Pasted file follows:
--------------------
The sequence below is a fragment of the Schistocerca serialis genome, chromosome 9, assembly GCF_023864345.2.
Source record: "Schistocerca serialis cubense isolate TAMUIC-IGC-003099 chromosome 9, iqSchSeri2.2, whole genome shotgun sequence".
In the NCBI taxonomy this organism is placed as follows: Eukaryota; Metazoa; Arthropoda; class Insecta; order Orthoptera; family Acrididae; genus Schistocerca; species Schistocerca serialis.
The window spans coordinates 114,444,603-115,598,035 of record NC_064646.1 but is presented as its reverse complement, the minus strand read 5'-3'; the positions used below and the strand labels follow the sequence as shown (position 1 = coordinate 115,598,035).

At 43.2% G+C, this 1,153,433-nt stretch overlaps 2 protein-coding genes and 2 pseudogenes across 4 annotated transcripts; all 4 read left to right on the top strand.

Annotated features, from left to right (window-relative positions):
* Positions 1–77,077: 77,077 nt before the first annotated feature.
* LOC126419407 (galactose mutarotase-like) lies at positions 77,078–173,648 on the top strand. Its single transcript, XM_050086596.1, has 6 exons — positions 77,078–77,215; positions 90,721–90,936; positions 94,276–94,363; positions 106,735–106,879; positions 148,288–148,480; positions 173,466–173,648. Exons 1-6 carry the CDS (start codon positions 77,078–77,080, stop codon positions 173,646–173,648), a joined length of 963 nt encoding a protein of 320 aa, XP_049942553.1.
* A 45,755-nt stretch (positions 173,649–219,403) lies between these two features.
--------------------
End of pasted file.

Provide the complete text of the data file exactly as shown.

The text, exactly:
The sequence below is a fragment of the Schistocerca serialis genome, chromosome 9, assembly GCF_023864345.2.
Source record: "Schistocerca serialis cubense isolate TAMUIC-IGC-003099 chromosome 9, iqSchSeri2.2, whole genome shotgun sequence".
In the NCBI taxonomy this organism is placed as follows: Eukaryota; Metazoa; Arthropoda; class Insecta; order Orthoptera; family Acrididae; genus Schistocerca; species Schistocerca serialis.
The window spans coordinates 114,444,603-115,598,035 of record NC_064646.1 but is presented as its reverse complement, the minus strand read 5'-3'; the positions used below and the strand labels follow the sequence as shown (position 1 = coordinate 115,598,035).

At 43.2% G+C, this 1,153,433-nt stretch overlaps 2 protein-coding genes and 2 pseudogenes across 4 annotated transcripts; all 4 read left to right on the top strand.

Annotated features, from left to right (window-relative positions):
* Positions 1–77,077: 77,077 nt before the first annotated feature.
* LOC126419407 (galactose mutarotase-like) lies at positions 77,078–173,648 on the top strand. Its single transcript, XM_050086596.1, has 6 exons — positions 77,078–77,215; positions 90,721–90,936; positions 94,276–94,363; positions 106,735–106,879; positions 148,288–148,480; positions 173,466–173,648. Exons 1-6 carry the CDS (start codon positions 77,078–77,080, stop codon positions 173,646–173,648), a joined length of 963 nt encoding a protein of 320 aa, XP_049942553.1.
* A 45,755-nt stretch (positions 173,649–219,403) lies between these two features.